Do you support leaders that make tough decisions?

Organizational growth will often require some difficult decisions to be made. A company committed to growth needs to be committed to the leaders that make the decisions that cause growth. Not all of those decisions will pan out to be the right ones, but if you come down on the leader that makes a wrong decision for the right reason, they’ll be less willing to try and make the right decision the next time. And that may ultimately be the very decision the company needs to move ahead.

Does your company emphasize production rather than position or title?

Position and title are meaningless if there is no production happening. It doesn’t matter how high or low anybody is on the food chain, the goal of a business is production for profit. If positions matter then that’s all anybody will want. If production matters more then everybody will be satisfied so long as production is good.

Does the organization provide growth opportunities for its people?

If your employees see an opportunity for growth, does that get squashed or encouraged? Are you too afraid of losing man hours to allow for employee growth opportunities? Don’t be. Encourage growth and look for ways to provide additional opportunities that the team may not have found themselves.

Do you share the company’s vision with everyone?

People want to feel good about the company they work for. One of the easiest ways to achieve that is to make sure that the company’s goals and visions are not only made available, but shared with the employees. I have my company’s five year plan posted on the wall. The employees can review that at any time and walk away with a sense of purpose and hopefully delight in what they do and what company they work for.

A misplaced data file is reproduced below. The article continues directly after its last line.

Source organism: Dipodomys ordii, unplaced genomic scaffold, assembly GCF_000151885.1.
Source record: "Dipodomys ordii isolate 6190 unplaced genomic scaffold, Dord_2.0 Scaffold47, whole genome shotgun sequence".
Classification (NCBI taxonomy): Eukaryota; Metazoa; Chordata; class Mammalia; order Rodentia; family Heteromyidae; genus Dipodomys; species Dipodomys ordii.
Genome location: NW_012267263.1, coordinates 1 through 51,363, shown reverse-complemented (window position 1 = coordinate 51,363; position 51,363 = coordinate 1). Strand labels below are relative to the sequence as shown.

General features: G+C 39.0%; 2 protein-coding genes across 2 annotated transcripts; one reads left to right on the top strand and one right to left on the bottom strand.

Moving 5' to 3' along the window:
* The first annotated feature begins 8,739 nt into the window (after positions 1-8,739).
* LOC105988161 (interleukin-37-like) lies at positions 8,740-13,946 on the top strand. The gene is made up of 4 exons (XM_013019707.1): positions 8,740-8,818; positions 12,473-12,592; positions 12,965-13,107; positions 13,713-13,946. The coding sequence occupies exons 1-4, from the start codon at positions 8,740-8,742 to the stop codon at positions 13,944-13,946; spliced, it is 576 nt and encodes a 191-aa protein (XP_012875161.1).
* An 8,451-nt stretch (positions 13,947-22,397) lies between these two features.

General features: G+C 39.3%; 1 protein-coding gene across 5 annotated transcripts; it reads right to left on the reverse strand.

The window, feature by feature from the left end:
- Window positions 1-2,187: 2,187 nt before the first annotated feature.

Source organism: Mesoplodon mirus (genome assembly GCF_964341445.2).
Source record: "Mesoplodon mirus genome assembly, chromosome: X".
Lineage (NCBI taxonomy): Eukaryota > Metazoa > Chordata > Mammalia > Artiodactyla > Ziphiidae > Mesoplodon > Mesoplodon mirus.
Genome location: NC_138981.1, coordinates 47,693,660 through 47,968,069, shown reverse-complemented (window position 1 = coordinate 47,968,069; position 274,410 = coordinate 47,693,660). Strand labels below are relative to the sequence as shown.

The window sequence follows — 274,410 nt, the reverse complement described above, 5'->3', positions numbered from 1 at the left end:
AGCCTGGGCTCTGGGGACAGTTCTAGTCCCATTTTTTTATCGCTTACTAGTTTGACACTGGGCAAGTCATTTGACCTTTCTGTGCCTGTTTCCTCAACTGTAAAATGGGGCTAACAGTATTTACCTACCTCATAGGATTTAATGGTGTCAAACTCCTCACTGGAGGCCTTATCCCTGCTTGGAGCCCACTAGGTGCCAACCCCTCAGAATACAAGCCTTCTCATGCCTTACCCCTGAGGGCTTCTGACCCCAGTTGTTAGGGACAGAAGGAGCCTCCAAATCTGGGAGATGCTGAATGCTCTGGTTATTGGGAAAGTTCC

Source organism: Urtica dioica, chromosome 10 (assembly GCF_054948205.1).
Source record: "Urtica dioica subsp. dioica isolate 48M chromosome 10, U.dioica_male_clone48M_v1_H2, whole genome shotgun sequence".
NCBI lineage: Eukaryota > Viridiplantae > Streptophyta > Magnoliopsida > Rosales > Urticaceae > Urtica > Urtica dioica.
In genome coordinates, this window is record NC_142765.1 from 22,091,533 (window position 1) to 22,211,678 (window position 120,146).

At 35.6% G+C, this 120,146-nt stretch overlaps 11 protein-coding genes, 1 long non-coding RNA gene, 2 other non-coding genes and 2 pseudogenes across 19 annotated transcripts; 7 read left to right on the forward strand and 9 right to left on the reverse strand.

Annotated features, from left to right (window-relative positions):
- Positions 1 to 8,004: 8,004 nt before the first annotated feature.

Does the organization think big?

Most businesses never really reach their potential because the people at the top are not thinking big enough. If you think small, you’ll stay small. If you think big you’ll find a way to grow big.

Does the organization promote from within?

Nobody likes the feeling of being stuck in a dead end job. They want to feel like their role in the company has a purpose and meaning. One of the best ways to provide that is to ensure that the team realizes that they have the opportunity to advance both in professional knowledge, tasks, and position. Always be looking for what interests your team members the most and try to move them into the roles where they are most productive.

Are leaders in your company willing to sacrifice for the growth of the company and others?

True leaders sacrifice. They do it for their families, their companies, and fellow coworkers. If you want to know the true leaders in your organization, find those that sacrifice something for a team member. Building a better company means finding people willing to put their own interests on hold for a time in order to advance the interests of those around them.

Developing a company means much more than just having a plan and going with it. It means having a team that is both willing to grow and given the opportunity to grow. How much you grow your company is determined by how willing you are to do what it takes to make growth happen.

Stoney G deGeyter

Stoney deGeyter is the author of The Best Damn Web Marketing Checklist, Period!. He is the founder and CEO of Pole Position Marketing, a web presence optimization firm whose pit crew has been velocitizing websites since 1998. In his free time Stoney gets involved in community services and ministries with his “bride enjoy” and his children. Read Stoney’s full bio.